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Lions Roar : March 2015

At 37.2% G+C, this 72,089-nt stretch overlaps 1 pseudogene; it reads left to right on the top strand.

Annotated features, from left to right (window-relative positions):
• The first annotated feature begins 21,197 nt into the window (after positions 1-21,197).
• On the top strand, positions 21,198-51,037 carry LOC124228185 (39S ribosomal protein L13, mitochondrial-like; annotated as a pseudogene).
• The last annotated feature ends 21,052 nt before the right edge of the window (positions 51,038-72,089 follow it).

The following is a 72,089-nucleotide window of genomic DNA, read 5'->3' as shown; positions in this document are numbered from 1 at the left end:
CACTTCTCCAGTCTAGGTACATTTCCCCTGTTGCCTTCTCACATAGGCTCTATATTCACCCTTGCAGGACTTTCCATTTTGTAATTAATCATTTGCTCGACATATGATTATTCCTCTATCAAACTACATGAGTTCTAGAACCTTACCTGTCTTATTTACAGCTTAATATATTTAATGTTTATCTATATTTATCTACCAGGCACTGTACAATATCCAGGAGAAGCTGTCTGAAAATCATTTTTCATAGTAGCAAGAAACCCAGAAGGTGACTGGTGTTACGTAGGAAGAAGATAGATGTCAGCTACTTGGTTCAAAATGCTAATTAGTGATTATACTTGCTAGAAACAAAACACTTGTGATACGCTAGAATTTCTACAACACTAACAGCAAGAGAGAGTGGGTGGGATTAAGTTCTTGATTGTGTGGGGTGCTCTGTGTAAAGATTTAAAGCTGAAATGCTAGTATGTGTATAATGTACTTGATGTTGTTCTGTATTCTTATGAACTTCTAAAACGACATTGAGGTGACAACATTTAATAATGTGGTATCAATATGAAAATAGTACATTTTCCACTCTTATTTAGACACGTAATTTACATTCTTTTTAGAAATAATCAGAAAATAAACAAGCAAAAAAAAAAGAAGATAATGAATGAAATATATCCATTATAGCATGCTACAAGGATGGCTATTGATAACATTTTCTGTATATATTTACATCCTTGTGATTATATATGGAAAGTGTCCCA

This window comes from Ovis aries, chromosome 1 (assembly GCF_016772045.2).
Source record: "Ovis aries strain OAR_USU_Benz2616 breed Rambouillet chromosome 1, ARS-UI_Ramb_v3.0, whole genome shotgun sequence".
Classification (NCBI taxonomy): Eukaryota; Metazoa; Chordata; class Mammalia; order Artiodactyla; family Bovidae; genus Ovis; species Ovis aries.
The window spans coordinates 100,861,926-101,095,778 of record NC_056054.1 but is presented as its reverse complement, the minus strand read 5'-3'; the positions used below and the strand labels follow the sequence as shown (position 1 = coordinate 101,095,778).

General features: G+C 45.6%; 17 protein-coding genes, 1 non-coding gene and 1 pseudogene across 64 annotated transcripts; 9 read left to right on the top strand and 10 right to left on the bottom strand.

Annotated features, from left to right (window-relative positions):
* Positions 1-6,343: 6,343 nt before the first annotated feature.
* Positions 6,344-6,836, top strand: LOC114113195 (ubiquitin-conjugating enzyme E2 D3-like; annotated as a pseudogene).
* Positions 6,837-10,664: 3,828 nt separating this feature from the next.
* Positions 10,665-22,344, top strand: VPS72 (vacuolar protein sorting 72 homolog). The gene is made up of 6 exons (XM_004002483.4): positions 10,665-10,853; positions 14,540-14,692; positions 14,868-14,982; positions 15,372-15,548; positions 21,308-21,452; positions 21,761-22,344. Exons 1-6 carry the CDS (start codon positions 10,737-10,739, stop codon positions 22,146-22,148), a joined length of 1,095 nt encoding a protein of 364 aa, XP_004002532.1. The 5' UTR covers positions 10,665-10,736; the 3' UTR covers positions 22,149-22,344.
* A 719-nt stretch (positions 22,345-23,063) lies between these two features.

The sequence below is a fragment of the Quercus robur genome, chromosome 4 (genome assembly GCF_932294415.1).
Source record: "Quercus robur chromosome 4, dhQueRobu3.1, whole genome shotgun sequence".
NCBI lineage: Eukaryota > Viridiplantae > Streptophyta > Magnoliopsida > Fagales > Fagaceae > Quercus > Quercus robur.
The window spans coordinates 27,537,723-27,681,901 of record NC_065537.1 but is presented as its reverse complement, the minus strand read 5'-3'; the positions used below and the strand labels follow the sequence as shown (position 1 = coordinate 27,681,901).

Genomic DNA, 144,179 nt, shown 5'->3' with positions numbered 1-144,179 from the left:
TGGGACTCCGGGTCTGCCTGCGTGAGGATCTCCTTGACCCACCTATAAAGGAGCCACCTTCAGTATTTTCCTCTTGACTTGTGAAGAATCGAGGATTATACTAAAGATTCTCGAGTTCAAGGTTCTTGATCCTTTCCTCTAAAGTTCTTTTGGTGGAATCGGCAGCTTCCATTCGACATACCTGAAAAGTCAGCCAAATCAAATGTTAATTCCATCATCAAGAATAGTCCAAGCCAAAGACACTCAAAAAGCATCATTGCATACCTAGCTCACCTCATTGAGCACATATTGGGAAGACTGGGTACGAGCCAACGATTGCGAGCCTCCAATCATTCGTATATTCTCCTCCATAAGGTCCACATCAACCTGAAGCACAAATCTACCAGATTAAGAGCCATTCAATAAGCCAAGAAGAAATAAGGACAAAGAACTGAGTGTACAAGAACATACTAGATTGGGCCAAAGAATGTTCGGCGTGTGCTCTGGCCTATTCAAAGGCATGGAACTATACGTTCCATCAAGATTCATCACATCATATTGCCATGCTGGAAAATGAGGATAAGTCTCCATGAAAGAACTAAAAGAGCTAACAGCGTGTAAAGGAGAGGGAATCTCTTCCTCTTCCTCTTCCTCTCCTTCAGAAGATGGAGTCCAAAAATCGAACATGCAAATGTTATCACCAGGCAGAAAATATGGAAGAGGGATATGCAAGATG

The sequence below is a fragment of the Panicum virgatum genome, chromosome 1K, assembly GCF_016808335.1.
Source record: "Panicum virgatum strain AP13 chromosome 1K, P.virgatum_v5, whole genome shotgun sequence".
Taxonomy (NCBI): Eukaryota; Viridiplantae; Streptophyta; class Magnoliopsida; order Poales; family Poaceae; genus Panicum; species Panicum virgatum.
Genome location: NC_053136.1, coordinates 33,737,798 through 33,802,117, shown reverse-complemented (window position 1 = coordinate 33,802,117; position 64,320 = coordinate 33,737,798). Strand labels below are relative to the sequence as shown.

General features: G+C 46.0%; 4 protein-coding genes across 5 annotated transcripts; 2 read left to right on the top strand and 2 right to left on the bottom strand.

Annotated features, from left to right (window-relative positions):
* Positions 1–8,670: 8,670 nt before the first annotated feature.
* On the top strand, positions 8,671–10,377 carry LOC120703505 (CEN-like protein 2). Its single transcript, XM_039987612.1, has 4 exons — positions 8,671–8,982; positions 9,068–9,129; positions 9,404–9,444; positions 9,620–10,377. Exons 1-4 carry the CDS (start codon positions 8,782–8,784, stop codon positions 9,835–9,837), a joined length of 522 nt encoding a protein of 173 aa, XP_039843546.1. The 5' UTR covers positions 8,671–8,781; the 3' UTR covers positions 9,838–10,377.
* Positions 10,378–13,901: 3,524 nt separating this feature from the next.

of training we can develop a healthy relationship with death. But for me—with my mortality coming at me that suddenly—I don’t think there was anything I could feel other than attach- ment to my life. I didn’t want to die. I wanted to live. When did you get your official diagnosis? I had to go the next morning to Doctors Without Borders, which is a large facility on the outskirts of Monrovia. They were expecting me. They took me to a tent, sat me down on a cot, and took my blood. Six hours later they walked in wearing their full protective gear and said that I’d tested positive for Ebola. It was a moment of immense clarity. There was no thought. There was no discursiveness. It was a very vivid moment that was beyond concept. My situation had dramatically changed. One of my worst nightmares had come true and there was no getting around it. Did you do Buddhist practice at that point? I’m sure that the effect of being a practitioner kept me grounded but I didn’t have the psychological space to actually practice. Not in that moment. There was too much I had to do. I had to make phone calls. I had to begin preparing myself mentally. My practice came into play much more later, when I was very sick. There’s no frame of reference for me to describe how sick I was. In retrospect, it was manageable. If someone had told me, “You’re going to live, there’s nothing for you to worry about,” how sick I was would have been workable. But the fact that I was so afraid about whether or not I was going to live was the hardest part of it. That was actually worse than the symptoms. When the potential of my death came up, it produced sadness and attachment, pain and terror. I knew I had to do something practice-wise, because it was important to conserve my energy for the healing process. At first, I tried to be very aware of my body and surroundings, but I found that to be a bad plan because my body was in so much pain and my environment was so difficult that heightening my awareness made it harder for me to settle in. So at some point I stopped and I started to visualize Vajrasattva [a Vajrayana deity that embodies purity and cleansing]. That was the main practice that I did every few hours. I would visual- ize Vajrasattva above me and I would do the Vajrasattva mantra. Vajrasattva has a healing and calming effect. I found that visual- ization to be reassuring. It helped me balance my energy. Your case received a lot of international attention. I was touched and overwhelmed by the love I received from people whom I hadn’t seen in years, and in some cases, whom I’d never met. The love that I received from my Buddhist community, friends, acquaintances, and colleagues was really special. It made me appreciate how wonderful people are. You don’t get to see just how beautiful other human beings are until something happens to open your eyes to their kindness. Are you likely to have any lingering side effects? No. I don’t think so. I think physically I’m fine. Emotionally, it’s been a little delicate. I’ve been through a lot of trauma, but I feel pretty strong physically, psychologically, and spiritually right now. What was it like when you finally got to be with your family and partner again? Exquisitely joyful. I was worried that I was going to have to leave my partner and my family behind. It wasn’t fear of my Left: Mukpo shakes hands with Dr. Craig Piquette after being released from the Nebraska Medical Center. “The medical staff that cared for me was something special,” he says. “I am phenomenally fortunate.” Right: Ebola free, Mukpo is reunited with his partner, Helen Finlay, and his father, Dr. Mitchell Levy. He says it was “exquisitely joyful” to be with his loved ones again. ➢ page 80 PHOTOSBYTAYLORWILSON,COURTESYOFNEBRASKAMEDICALCENTER SHAMBHALA SUN MARCH 2015 50